Archive for the ‘Nesting Birds’ Category

Nestcams and a Manikam!

Thursday, April 6th, 2017

lance_tailed_makains_lekcam
Cornell Lab of Ornithology Manakam
This month we have nestcams and a cool manakin lek-cam!

If you have never seen manakins displaying, check out this amazing live cam that, if you are lucky, will have Lance-tailed Manakins displaying at their lek. Unlike a nestcam, the action will be sporadic, but don’t miss seeing these amazing little birds displaying for mates in Panama.

Barred Owl, Indiana  - there are eggs!
Bermuda Cahow Bermuda – and there is a super-fluffy chick!

Bald Eagle, Iowa – new chick!

Laysan Albatross, Hawaii – Kalama the fluffy chick is getting bigger!


Nestcams!

Monday, February 20th, 2017
NESTCAMS!

explore_hummingbird_nestcam
explore.org hummingbird nestcam
New nests to watch!

See updates on nests you saw last month and see some new nests we are watching now.  Have a favorite nest cam?  Let us know about it!

Laysan Albatross, Hawaii – who can resist these beautiful birds and their chicks?

Red-tailed Hawks, New York – watch them building the nest

Bermuda CahowBermuda – watch a rarely seen petrel nesting

Bald Eagle, Florida

Allens/Rufous hybird HummingbirdCalifornia



Late Season Nestcams

Wednesday, June 29th, 2016
Late Season Nestcams!

Many of the birds from the nest cams we have previously been watching are growing up or have successfully fledged.  Now we have a new Guillemot nest, as well as chicks and juvenile laysan_albatros_juv_nestcam birds from some of the nests we have been following. We especially love watching the juvenile Layasan Albatross pictured here.

A Day at the Beach

Wednesday, June 29th, 2016
A Day at the Beach

What could be more summer-like than a day at the beach? Who doesn’t love having fun in the water and on the sand? And the beach is a popular spot for wildlife as well. Terrapins cross busy streets to get from the marsh to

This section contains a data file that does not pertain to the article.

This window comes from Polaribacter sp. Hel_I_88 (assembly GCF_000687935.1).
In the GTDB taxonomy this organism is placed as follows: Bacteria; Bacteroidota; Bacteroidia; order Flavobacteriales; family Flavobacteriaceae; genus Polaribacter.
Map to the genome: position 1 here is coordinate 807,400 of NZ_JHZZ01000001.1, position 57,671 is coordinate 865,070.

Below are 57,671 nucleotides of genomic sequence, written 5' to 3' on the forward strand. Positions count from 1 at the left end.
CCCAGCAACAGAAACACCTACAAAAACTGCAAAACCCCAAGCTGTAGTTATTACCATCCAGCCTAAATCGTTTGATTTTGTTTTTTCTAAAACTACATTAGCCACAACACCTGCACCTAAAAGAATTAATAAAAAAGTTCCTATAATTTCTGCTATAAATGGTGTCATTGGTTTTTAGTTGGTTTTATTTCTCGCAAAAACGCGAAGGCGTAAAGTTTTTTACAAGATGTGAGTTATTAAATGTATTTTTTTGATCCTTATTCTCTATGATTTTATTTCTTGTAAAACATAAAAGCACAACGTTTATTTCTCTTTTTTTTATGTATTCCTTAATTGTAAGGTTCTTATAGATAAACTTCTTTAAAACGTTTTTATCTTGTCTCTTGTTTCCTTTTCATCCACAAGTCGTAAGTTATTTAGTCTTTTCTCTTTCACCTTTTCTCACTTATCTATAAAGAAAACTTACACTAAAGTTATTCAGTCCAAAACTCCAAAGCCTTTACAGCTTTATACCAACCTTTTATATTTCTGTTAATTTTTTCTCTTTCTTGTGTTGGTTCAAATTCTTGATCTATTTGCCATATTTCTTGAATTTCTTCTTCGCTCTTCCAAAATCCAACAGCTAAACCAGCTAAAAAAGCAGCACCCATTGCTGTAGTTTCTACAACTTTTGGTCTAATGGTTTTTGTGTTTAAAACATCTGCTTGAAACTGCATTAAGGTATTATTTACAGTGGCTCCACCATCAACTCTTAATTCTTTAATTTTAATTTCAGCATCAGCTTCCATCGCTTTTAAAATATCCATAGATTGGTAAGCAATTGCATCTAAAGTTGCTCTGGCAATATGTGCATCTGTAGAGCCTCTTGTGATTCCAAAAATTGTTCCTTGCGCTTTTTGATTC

piping_plover_chick
Piping Plover chick

the sandy shores to lay their eggs, then return home across those same busy streets; horseshoe crabs lay their thousands of eggs along the shoreline, and eating the eggs gives long-distance flying shorebirds the energy they need to complete their migration; Osprey and terns ply the waters close to shore, diving for food; beach nesting birds lay their perfectly camouflaged eggs in the sand

and raise their equally camouflaged young there.  On beaches, there’s a lot going on! And it might not be a surprise to know that birds that use our shores face some big challenges.

Next time you’re at the beach, take a careful look around. All beach nesting birds, like the oystercatchers below,  lay eggs directly on a little shallow in the sand. For their protection from predators, these eggs all blend in perfectly with the sand, as do the teeny chicks who when hatched, are extremely difficult to see. Many areas where birds nest on the beach are roped off so they can enjoy a zone away from the rest of us enjoying the same real estate.

Want to help beach-nesting birds?  Here are some things you can do:
If you see a nesting area that has been roped off, don’t enter it for any reason.  The eggs or chicks, if they have hatched, could be anywhere.  Plus, the adults have a difficult time herding their precocial chicks, and see everything that moves as a potential predator — including pets.  Even if your dog is on a lead and outside the nesting area, his presence can distract the adults who may
oystercatcher and chick at beach
American Oystercatcher and chick on beach

feel they need to leave their chicks to defend against a passing dog. This might lead to an opening a gull or crow has been waiting for to grab an unattended  chick.  Plus some birds, like Piping Plovers, need to safely escort their chicks to the water’s edge multiple times each day to feed them. A busy beach is a challenging place for a beach nesting bird! If you are respectful, they will stand a much better chance of successfully raising their young.